SPOKANE, Wash., Nov. 9 -- House Speaker Tom Foley conceded Wednesday he had narrowly lost his bid for re-election, marking the end of his 30-year congressional career. Foleyfell victim to the same tide that swept in many Republicans in a mid-term election that gave the GOP the majority in the House and Senate. He was defeated by Republican George Nethercutt, a Spokane attorney who never has held public office. 'It appears to me that when all the votes are counted, we may fall a few votes short,' Foley said in his concession speech. He is the first speaker of the House since 1860 to be defeated. 'There will be a somewhat prolonged counting of the absentee ballots,' he said, leaving the door slightly ajar in case of an extraordinary number of absentees. 'But the final result, as it appears to me now, is the 5th Congressional District of Washington will have elected a new representative in Congress.' Foley, who took no questions from the media, said he called Nethercutt and promised his full support in the transition period. 'Let me now congratulate Geroge Nethercutt and promise him the full support of my office in the coming months of transition,' Foley said. In his victory speech, Nethercutt smiled widely and said, 'We just defeated the speaker of the House.' Nethercutt said his win represented a 'referendum on the Clinton agenda.' Among Nethercutt's backers was Texas billionaire Ross Perot, who stumped for him in Spokane in the final campaign days.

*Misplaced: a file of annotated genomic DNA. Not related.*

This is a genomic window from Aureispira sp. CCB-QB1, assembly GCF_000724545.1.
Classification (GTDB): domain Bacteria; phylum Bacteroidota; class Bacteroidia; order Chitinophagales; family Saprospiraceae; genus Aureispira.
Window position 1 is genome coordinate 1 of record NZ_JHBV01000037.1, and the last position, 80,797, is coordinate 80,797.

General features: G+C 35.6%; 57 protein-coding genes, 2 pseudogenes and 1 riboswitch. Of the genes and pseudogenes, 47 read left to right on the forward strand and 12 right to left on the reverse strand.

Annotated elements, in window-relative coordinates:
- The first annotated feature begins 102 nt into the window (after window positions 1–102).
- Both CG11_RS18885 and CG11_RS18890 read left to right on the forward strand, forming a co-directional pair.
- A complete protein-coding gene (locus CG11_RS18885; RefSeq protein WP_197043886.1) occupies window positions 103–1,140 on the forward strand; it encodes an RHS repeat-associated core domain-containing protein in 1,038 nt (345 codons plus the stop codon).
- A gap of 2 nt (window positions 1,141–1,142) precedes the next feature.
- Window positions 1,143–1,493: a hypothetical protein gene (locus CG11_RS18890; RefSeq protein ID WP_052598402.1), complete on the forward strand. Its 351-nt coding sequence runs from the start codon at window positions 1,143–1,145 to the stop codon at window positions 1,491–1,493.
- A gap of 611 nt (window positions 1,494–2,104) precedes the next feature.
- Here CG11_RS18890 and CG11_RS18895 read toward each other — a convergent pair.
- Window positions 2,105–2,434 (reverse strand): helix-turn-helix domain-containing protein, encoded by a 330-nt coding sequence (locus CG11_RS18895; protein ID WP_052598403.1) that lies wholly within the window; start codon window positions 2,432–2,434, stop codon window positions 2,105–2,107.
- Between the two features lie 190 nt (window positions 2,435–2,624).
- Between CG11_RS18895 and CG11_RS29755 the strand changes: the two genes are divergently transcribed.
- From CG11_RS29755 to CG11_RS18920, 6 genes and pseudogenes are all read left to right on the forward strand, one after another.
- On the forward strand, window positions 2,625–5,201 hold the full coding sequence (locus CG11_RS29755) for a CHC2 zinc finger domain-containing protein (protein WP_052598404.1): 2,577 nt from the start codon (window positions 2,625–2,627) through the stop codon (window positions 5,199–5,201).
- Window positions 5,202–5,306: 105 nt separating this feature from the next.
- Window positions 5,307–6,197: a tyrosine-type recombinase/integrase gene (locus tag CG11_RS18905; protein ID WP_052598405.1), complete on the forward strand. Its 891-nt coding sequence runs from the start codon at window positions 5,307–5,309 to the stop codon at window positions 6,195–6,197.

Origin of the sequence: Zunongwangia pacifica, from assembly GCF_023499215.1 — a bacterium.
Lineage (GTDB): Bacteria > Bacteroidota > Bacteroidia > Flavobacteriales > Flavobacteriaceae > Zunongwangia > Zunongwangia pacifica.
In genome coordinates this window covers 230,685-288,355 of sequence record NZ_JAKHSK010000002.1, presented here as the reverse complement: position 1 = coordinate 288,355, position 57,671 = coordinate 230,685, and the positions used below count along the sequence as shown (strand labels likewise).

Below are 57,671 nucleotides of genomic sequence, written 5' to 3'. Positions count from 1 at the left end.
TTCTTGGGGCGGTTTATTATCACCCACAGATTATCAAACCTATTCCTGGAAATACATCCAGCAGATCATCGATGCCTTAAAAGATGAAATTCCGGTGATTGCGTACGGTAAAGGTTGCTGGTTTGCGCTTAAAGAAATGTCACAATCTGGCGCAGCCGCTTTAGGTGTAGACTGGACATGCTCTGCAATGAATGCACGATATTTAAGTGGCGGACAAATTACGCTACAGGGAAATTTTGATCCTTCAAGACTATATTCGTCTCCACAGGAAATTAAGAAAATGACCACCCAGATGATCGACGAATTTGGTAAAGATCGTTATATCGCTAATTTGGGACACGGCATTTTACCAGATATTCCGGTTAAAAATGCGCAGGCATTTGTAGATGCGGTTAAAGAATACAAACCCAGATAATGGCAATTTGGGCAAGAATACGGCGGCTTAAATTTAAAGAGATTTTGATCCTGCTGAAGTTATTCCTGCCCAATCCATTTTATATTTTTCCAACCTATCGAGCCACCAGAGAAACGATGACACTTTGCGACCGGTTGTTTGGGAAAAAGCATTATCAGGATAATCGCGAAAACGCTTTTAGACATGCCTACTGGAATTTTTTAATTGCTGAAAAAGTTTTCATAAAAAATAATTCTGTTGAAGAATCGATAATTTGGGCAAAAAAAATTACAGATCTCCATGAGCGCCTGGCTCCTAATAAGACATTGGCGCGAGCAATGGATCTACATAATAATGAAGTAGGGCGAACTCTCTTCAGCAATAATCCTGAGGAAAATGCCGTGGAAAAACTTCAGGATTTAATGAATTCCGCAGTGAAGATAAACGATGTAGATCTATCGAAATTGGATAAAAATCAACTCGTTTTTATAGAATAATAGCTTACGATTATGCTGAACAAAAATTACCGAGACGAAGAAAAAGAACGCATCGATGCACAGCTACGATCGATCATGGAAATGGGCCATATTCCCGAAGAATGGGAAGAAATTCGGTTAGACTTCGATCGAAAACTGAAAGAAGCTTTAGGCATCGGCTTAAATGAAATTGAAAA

'This election was a referendum on the system,' Nethercutt said. 'The voters of the 5th District want Washington, D.C., to work differently.' He promised he would reach out to the Democrats, saying 'together we will have a great two years. I have great expectations that it will be challenging.' Nethercutt was also backed by term limits supporters, the National Rifle Association and national Republican strategists who targeted longtime Democratic figurehead Foley. Foley is the first speaker rejected at the polls since Abraham Lincoln was president. Had he won, he would not have returned as speaker, due to the new Republican majority in Congress. Foley thanked the people of his district, his family, staff and supporters. He said he was grateful for the chance to serve. He also thanked the presidents he had served under: Lyndon Johnson, Richard Nixon, Gerald Ford, Jimmy Carter, Ronald Reagan, George Bush and Bill Clinton. They 'have all been presidents who have sought to move our country forward,' he said. 'Men of honor and integrity and I have tried to serve them.'